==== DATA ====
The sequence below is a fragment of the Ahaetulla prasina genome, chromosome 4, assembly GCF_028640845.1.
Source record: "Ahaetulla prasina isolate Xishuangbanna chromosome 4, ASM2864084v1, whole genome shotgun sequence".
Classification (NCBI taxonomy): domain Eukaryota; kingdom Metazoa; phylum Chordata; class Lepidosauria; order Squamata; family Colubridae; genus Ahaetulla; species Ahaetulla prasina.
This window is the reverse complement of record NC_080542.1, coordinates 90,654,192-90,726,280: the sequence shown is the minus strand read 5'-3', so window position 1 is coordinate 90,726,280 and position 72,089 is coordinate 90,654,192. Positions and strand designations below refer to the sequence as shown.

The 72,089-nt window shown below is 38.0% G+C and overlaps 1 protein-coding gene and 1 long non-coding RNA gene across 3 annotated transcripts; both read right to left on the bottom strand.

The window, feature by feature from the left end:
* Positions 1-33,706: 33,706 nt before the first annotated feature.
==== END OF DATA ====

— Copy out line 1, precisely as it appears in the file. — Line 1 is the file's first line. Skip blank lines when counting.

The sequence below is a fragment of the Ahaetulla prasina genome, chromosome 4, assembly GCF_028640845.1.